DeLauro amendment would imperil other DHS contractors
- By Wilson P. Dizard III
- Jun 17, 2004
An amendment to the Homeland Security appropriations act for 2005 that originally was targeted at Accenture LLP's contract for the U.S. Visit program could jeopardize other companies' DHS contracts if it is enacted into law.
The amendment, which is expected to be considered soon by the full House of Representatives, likely will be watered down to exempt the U.S. Visit pact but would bar other tax exiles from receiving future DHS pacts.
Rep. Rosa DeLauro (D-Conn.) yesterday held a press conference with Reps. Marion Berry (D-Ark.), Richard Neal (D-Mass.) and Lloyd Doggett (D-Texas) at which she condemned the Republican leadership of the House and the Bush administration for opposing the 'corporate runaways' amendment and lambasted DHS for awarding the contract to Accenture. The lawmakers have said DHS contracts should not go to companies that move their headquarters or devised international corporate structures to avoid federal taxes.
Berry noted that in Arkansas, Wal-Mart had volunteered to make up the loss in pay between the salaries of its employees who were called up to the National Guard and Reserve and their military pay. 'These men and women pay taxes,' he said, and condemned Accenture's policy of avoiding U.S. taxes. 'In Arkansas, you couldn't have enough money to buy our citizenship.' He added, 'Could you imagine turning border control over to a foreign company?'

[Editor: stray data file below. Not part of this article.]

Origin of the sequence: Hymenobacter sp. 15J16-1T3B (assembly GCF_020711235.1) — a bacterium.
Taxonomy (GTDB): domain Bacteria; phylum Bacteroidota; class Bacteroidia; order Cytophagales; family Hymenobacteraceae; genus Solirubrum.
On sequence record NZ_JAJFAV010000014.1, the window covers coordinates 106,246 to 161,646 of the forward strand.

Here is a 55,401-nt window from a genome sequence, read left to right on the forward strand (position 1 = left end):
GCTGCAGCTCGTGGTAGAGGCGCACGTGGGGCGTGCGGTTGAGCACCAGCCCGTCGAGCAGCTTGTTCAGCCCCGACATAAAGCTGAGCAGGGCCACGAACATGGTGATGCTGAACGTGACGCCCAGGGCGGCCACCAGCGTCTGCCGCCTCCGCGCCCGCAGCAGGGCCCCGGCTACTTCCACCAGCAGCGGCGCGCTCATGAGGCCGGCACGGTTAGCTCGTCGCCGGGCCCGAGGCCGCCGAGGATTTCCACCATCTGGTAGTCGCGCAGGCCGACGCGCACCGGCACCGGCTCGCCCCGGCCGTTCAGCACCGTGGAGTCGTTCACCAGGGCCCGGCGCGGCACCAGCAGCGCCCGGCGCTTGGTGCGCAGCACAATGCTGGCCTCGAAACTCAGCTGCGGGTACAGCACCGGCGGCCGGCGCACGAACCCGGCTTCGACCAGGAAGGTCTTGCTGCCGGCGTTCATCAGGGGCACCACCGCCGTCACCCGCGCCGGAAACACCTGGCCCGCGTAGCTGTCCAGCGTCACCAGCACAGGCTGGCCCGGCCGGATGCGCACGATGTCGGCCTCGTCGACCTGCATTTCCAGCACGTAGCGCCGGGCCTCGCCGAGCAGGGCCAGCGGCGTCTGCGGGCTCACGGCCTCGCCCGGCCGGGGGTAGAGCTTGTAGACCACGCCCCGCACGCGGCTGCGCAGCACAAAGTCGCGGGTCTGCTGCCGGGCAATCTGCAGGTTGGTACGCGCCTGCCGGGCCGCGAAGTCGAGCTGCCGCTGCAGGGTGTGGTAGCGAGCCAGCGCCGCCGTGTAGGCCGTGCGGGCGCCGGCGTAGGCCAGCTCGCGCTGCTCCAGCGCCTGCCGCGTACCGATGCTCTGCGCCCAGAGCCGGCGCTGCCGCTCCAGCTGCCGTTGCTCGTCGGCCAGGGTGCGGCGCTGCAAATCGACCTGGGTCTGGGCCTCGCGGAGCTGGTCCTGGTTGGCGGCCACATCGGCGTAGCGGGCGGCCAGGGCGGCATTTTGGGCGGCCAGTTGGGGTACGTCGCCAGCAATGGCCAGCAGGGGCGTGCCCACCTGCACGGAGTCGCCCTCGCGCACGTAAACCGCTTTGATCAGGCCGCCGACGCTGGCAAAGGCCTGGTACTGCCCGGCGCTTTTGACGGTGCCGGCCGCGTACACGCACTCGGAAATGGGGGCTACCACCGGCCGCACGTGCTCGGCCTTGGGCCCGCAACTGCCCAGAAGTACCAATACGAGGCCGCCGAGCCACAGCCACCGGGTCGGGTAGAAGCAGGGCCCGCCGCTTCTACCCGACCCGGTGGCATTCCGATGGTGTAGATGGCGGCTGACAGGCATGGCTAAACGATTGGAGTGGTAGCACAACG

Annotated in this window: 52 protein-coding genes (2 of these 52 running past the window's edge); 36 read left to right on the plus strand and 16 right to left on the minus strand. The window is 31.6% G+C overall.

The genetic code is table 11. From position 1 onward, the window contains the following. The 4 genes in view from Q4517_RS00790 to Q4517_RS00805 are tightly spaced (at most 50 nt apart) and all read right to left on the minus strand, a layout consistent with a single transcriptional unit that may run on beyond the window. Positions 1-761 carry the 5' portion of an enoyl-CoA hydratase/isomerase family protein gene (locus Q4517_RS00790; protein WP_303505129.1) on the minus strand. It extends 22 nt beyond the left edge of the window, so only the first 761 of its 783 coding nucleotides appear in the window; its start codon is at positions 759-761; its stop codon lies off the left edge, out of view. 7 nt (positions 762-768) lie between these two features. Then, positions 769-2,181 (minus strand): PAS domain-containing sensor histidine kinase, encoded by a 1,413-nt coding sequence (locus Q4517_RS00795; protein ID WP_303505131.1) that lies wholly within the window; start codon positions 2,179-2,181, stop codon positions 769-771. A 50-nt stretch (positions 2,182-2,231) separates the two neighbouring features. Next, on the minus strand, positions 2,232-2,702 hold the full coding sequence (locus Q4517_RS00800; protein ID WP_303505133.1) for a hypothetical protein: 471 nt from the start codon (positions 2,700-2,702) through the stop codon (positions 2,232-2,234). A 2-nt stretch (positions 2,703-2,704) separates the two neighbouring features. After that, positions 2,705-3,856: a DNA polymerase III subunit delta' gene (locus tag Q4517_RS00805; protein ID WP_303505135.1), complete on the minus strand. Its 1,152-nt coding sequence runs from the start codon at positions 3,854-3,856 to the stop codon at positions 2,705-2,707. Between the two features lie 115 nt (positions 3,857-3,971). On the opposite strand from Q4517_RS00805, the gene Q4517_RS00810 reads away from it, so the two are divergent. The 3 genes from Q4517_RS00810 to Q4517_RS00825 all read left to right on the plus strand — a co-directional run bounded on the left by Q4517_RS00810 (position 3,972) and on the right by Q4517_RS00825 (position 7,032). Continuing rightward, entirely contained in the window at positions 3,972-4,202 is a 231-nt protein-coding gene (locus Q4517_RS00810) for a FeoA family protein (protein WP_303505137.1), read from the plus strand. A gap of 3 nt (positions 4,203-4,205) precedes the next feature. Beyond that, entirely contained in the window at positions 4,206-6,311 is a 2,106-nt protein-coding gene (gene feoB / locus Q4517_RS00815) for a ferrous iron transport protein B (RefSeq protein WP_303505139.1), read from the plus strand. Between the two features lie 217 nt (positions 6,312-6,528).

DeLauro said federal contracts include provisions that allow the government to terminate the agreements for its own convenience, without affording any significant recompense beyond expenses already incurred.
As the lawmakers spoke to the press, Rep. Louise Slaughter (D-N.Y.) spoke on the floor to defend the amendment. The Rules Committee exposed the section of DeLauro's amendment that would scuttle the U.S. Visit pact to floor amendments that likely would eliminate it later this week.
DeLauro had added the amendment to the Homeland Security appropriations bill during its markup session in the Appropriations Committee on June 9.
DeLauro said the fight for the corporate runaway amendment would shift to the Senate, which also is considering a DHS appropriations bill.
But the Rules Committee voted to shield parts of the DeLauro amendment that would prevent Accenture and other tax exiles from getting DHS contracts in the future.
(Posted June 17 and corredcted June 18)